Mr. Speaker, I know we have spent a lot of time speaking to the budget's effects domestically within Canada and what it will do to Canadians, good or bad, but I would like to spend a few minutes discussing what will happen to Canada's image overseas; to our own image of helping other people who are in desperate need and who are dispossessed.
I am aware that international co-operation is a contentious issue right now as we look through the budget and at what is going on. However, I am more interested in the future rather than debating the decisions that have happened in the past. I am very much aware that CIDA has decided that it wants to focus on three areas: health, education and food. I am not so much against that idea, as those things are very necessary, but I wonder where the money will come from to be able to do it.
I have looked on in concern as CIDA has continued to narrow down its funding programs in such a way that, as it focuses on those three things, many other things are not getting done. I think that is a concern.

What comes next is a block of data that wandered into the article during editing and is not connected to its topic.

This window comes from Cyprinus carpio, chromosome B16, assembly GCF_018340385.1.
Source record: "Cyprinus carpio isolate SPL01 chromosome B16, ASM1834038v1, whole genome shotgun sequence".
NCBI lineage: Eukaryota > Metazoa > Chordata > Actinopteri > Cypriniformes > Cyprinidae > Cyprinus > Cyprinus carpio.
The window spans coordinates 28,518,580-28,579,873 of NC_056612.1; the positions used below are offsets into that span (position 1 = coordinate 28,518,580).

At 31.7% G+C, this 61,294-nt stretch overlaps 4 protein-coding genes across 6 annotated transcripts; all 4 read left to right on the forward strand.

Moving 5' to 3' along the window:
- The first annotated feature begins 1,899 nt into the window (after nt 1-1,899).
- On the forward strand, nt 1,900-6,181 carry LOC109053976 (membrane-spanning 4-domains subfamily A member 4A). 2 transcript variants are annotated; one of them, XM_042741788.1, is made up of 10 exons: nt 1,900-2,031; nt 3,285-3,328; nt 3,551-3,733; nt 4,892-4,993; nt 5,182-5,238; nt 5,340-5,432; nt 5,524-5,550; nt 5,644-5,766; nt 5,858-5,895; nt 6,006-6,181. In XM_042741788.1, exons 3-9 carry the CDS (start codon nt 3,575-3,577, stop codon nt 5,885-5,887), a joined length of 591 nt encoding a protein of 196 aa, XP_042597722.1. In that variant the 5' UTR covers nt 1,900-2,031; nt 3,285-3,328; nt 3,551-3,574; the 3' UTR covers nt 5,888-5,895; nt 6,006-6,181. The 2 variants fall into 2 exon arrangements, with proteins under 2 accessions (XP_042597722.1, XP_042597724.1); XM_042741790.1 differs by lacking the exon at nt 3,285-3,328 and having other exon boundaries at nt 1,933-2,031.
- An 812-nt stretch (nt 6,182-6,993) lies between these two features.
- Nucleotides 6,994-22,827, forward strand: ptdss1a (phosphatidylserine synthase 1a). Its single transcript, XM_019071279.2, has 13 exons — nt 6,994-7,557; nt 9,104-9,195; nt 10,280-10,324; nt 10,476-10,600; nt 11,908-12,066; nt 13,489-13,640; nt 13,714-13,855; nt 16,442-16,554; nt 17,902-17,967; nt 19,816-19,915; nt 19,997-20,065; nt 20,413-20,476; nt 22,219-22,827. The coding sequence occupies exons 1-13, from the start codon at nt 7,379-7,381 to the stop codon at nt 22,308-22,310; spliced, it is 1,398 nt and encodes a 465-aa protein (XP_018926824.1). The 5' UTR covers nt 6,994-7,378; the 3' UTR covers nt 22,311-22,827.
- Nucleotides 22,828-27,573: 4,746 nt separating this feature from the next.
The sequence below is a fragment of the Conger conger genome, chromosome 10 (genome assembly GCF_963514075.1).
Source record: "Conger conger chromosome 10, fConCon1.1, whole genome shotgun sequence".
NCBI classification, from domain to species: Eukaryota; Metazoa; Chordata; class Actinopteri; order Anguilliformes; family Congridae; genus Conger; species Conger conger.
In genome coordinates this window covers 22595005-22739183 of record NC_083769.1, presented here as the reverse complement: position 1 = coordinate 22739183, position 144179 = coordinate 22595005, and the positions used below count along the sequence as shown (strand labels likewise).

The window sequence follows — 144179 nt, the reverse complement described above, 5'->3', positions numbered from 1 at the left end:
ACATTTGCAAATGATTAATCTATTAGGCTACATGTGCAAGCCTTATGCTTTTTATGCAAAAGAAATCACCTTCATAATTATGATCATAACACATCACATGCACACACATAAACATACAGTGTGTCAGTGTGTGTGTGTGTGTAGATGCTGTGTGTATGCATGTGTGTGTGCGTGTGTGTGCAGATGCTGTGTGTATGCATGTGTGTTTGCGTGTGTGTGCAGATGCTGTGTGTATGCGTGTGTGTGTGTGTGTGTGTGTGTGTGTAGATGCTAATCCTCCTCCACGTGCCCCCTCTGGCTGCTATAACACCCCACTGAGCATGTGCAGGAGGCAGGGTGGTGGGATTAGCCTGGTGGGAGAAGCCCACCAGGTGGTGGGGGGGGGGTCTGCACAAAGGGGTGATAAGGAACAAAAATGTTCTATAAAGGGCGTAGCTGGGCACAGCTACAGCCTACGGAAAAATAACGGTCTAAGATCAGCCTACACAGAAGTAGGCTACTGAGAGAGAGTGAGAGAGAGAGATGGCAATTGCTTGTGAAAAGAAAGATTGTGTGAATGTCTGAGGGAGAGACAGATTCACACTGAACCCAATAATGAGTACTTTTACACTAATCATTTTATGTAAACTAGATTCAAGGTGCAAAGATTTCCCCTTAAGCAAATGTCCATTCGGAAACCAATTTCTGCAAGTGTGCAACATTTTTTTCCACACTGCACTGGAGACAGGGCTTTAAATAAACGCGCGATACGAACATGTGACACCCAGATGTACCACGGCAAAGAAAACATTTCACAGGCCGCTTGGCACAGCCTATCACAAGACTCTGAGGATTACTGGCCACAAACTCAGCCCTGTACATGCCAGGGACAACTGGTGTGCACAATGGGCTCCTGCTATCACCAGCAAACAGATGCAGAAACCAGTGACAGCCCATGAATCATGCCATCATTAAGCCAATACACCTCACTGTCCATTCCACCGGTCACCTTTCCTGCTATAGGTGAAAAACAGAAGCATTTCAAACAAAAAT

I think it is also a great concern, not just for people in Canada but also various multinational groups and others overseas, that CIDA has had its budget frozen for the next five years. It is not only that. It is also the fact that that represents almost a full 25% of the deficit reduction that will be going on over the course of the next five years.
My concern about that is that as the needs grow and as our other partners around the world, Britain, the United States, Norway, the United Nations, Brazil, China and other countries, begin to ramp up their international co-operation dollars, we are actually in a situation where we will fall behind. That does concern me.
I do not want to pick fights over the particular decisions that are made. My concern is that as the rest of the world moves forward, even in very difficult economic times, groups, like the Government of the United Kingdom, Britain, have decided that, in spite of their own massive deficits and the deficit cutting that they will do, they will still reach 0.7 of GDP by the end of their mandate. I think that is significant.